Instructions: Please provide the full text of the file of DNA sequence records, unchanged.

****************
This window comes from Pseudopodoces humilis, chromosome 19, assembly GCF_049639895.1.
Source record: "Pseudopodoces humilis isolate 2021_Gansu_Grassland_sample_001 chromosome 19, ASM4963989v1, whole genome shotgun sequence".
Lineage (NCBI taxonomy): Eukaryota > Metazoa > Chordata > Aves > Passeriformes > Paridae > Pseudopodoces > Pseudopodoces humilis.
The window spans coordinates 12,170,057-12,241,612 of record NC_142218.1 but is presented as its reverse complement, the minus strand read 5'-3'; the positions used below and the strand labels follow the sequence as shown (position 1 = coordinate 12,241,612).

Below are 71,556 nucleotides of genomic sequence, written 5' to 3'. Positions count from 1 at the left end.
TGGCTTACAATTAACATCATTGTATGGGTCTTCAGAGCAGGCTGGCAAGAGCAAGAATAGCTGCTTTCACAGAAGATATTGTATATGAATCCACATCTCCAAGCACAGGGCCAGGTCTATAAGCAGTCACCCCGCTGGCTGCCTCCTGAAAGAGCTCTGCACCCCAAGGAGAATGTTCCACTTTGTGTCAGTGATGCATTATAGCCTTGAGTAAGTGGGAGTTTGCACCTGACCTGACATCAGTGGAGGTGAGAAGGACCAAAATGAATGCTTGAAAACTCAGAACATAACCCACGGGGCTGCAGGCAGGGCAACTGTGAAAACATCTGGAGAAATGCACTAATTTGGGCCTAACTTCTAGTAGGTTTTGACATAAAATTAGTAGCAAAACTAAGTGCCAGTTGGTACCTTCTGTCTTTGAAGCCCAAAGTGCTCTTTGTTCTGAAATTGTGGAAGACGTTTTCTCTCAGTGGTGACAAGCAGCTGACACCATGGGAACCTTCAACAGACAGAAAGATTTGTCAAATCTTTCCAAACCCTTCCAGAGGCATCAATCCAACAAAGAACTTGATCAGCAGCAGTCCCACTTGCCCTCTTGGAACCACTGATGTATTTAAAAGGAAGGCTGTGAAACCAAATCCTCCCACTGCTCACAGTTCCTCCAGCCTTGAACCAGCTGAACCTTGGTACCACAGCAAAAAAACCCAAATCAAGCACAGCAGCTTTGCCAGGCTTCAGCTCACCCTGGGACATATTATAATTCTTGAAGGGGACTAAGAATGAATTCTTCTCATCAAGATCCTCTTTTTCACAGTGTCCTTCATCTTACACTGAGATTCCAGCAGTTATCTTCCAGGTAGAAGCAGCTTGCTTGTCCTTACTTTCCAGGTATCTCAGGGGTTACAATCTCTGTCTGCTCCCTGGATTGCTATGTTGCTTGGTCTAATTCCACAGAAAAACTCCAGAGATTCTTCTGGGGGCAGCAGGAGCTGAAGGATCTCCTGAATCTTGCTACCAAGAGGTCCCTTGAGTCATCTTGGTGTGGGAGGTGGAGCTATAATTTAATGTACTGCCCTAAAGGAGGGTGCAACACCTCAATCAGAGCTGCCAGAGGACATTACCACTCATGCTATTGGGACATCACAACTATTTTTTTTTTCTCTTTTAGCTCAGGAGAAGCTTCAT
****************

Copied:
This window comes from Pseudopodoces humilis, chromosome 19, assembly GCF_049639895.1.
Source record: "Pseudopodoces humilis isolate 2021_Gansu_Grassland_sample_001 chromosome 19, ASM4963989v1, whole genome shotgun sequence".
Lineage (NCBI taxonomy): Eukaryota > Metazoa > Chordata > Aves > Passeriformes > Paridae > Pseudopodoces > Pseudopodoces humilis.
The window spans coordinates 12,170,057-12,241,612 of record NC_142218.1 but is presented as its reverse complement, the minus strand read 5'-3'; the positions used below and the strand labels follow the sequence as shown (position 1 = coordinate 12,241,612).

Below are 71,556 nucleotides of genomic sequence, written 5' to 3'. Positions count from 1 at the left end.
TGGCTTACAATTAACATCATTGTATGGGTCTTCAGAGCAGGCTGGCAAGAGCAAGAATAGCTGCTTTCACAGAAGATATTGTATATGAATCCACATCTCCAAGCACAGGGCCAGGTCTATAAGCAGTCACCCCGCTGGCTGCCTCCTGAAAGAGCTCTGCACCCCAAGGAGAATGTTCCACTTTGTGTCAGTGATGCATTATAGCCTTGAGTAAGTGGGAGTTTGCACCTGACCTGACATCAGTGGAGGTGAGAAGGACCAAAATGAATGCTTGAAAACTCAGAACATAACCCACGGGGCTGCAGGCAGGGCAACTGTGAAAACATCTGGAGAAATGCACTAATTTGGGCCTAACTTCTAGTAGGTTTTGACATAAAATTAGTAGCAAAACTAAGTGCCAGTTGGTACCTTCTGTCTTTGAAGCCCAAAGTGCTCTTTGTTCTGAAATTGTGGAAGACGTTTTCTCTCAGTGGTGACAAGCAGCTGACACCATGGGAACCTTCAACAGACAGAAAGATTTGTCAAATCTTTCCAAACCCTTCCAGAGGCATCAATCCAACAAAGAACTTGATCAGCAGCAGTCCCACTTGCCCTCTTGGAACCACTGATGTATTTAAAAGGAAGGCTGTGAAACCAAATCCTCCCACTGCTCACAGTTCCTCCAGCCTTGAACCAGCTGAACCTTGGTACCACAGCAAAAAAACCCAAATCAAGCACAGCAGCTTTGCCAGGCTTCAGCTCACCCTGGGACATATTATAATTCTTGAAGGGGACTAAGAATGAATTCTTCTCATCAAGATCCTCTTTTTCACAGTGTCCTTCATCTTACACTGAGATTCCAGCAGTTATCTTCCAGGTAGAAGCAGCTTGCTTGTCCTTACTTTCCAGGTATCTCAGGGGTTACAATCTCTGTCTGCTCCCTGGATTGCTATGTTGCTTGGTCTAATTCCACAGAAAAACTCCAGAGATTCTTCTGGGGGCAGCAGGAGCTGAAGGATCTCCTGAATCTTGCTACCAAGAGGTCCCTTGAGTCATCTTGGTGTGGGAGGTGGAGCTATAATTTAATGTACTGCCCTAAAGGAGGGTGCAACACCTCAATCAGAGCTGCCAGAGGACATTACCACTCATGCTATTGGGACATCACAACTATTTTTTTTTTCTCTTTTAGCTCAGGAGAAGCTTCAT